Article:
Second, when I managed a venture fund years later I realized that two types of people came to us for money. One group, the larger one by far, had nothing more than a business plan to show us. By then I understood that a business plan was about as objective and accurate as an ad on a dating site. The other and much smaller group came to us with actual proof of traction: invoices, purchase orders, and bank statements. They then explained that they needed more money to make a business already growing grow faster.

Who do you think got the money?

This latter experience just reinforced my belief that entrepreneurs, especially rookies, needed to know about entrepreneurial finance. So my search for creative solutions to lack of capital continues to this day.

By the way, over 21,600 copies have been sold as of Fall 2012.

Part 1: Raising Capital, The Bad News

Before Embarking on a Campaign to Raise Venture Capital Funding, You Should Look at Yourself Objectively and Honestly to Determine if You Even Qualify. Most People Don’t Stop to Do This.

Since the vast majority of capital hunters don’t qualify, you will, in most cases, end up wasting anywhere from 6 to 12 months of your life writing a business plan which will never be read and doing “dog & pony” shows for audiences who are at best only mildly curious or at worst engaged in “brainsucking” you for ideas.

Who Qualifies for Investor Capital Today?

Venture capitalists, like winning horse track gamblers, bet on the jockey not on the horse.
Up until just recently industry “stars” were the only ones who qualified for venture capital. This meant someone who had already taken a company to 100 million in sales or better and made money for his investors. The criteria used by angel investors wasn’t all that different because their plan was to flip their investment to a venture capital firm after a few years. So if you’re counted amongst the stars in your industry, you stand a good chance of attracting venture capital provided your current deal has the following elements:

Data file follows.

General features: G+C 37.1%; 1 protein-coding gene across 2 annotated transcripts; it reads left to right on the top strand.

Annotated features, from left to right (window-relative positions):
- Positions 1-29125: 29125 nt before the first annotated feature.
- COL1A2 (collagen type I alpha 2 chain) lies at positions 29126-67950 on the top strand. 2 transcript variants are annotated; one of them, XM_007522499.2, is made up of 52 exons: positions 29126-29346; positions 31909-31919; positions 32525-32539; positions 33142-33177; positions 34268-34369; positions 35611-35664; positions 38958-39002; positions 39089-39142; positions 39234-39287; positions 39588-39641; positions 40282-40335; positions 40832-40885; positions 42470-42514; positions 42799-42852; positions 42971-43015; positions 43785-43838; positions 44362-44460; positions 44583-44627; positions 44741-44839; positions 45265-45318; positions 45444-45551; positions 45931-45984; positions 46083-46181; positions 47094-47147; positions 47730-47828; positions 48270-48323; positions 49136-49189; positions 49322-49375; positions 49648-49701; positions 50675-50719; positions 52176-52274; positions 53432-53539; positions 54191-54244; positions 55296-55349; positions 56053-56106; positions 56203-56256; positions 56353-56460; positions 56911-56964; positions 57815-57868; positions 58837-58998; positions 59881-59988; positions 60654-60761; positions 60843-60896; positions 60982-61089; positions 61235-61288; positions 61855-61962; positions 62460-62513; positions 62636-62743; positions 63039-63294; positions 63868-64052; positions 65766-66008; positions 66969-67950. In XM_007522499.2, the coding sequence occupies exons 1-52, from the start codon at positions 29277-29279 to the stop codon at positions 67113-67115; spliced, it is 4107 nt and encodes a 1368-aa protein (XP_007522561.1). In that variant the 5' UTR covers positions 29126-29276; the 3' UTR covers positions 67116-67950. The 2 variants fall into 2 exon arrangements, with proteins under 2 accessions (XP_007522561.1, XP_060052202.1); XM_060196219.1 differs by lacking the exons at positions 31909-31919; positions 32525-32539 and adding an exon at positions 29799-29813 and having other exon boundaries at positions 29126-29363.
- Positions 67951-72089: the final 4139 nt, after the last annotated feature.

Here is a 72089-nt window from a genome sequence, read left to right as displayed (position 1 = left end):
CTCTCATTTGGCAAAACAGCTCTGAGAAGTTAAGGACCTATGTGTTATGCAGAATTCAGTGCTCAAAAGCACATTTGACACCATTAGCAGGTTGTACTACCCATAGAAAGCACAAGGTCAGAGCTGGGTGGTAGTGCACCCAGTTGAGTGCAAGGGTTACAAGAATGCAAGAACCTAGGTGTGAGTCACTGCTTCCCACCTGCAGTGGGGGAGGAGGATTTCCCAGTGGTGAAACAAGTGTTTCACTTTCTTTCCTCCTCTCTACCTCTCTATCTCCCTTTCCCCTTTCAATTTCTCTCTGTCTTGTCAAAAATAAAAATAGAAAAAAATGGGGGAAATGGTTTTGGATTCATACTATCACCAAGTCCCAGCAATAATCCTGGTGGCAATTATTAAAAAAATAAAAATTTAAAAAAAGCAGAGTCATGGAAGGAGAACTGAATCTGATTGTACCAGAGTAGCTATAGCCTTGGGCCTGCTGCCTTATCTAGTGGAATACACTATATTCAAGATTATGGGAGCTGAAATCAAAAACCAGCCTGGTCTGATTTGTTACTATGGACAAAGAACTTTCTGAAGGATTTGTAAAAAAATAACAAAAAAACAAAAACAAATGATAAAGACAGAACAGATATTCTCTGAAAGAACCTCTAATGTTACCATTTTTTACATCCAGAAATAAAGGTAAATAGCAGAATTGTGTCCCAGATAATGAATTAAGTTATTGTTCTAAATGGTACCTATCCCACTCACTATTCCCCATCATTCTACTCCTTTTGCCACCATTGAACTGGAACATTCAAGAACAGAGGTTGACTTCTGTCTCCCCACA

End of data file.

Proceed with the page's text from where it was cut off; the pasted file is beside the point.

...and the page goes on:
* at least 2 other senior executives with experience in building wildly successful companies,

* a proprietary technology in a sector currently considered hot by the venture capital industry,

* a top-notch technical team,

* a target market at least one billion dollars in size,

* a minimum of one year of rising sales to blue chip customers.

It you don’t meet the above criteria venture capital funding won’t happen.

If your name is not synonymous in the minds of financiers with huge, almost obscene, profits, your plan will be accepted politely but never actually read beyond the “team” section.

If you haven’t made big money for investors and don’t have any close relatives running venture capital firms, you should read on.

Since angel investors in most cases hope to hand off their investments to venture capitalists after a few years, they are forced to follow pretty much the same criteria when it comes to making investment decisions.

The Three Dirty Little Secrets About Raising Outside Capital

Let me share with you three secrets about raising capital which almost no one else will.

* First, chasing outside capital is by far the most unpleasant and drawn-out ordeal experienced by entrepreneurs. It always seems to take forever. (For this reason, veteran entrepreneurs try to avoid raising outside capital at all costs.)

* Second, based on the fact that your typical early-stage venture capital firm invests in only one company out of every 500 business plans it reviews, your odds of succeeding are only 1:500. (If you are pursuing angel investors your odds improve to perhaps 1:100, although no one knows the numbers for certain.)

* Third, in about 50% of instances where an early stage company actually succeeds in raising venture capital, the founder is fired within the first year and kisses most of his or her stock good-bye. Even the Wall Street Journal pointed this out in a article by Barnaby Federer from 09/30/02:

“If you ask a VC what value they add, and you get them after a few drinks, they’ll say, ‘We replace the CEO’ “, he said. And that, he indicated, does not vary with the economic climate.
So your odds of being a successful venture capital-backed founder/CEO are actually only 1:1000.

The Startup Guide covers two dozen other reasons why no sane entrepreneur accepts venture capital other than as a last resort doomsday response.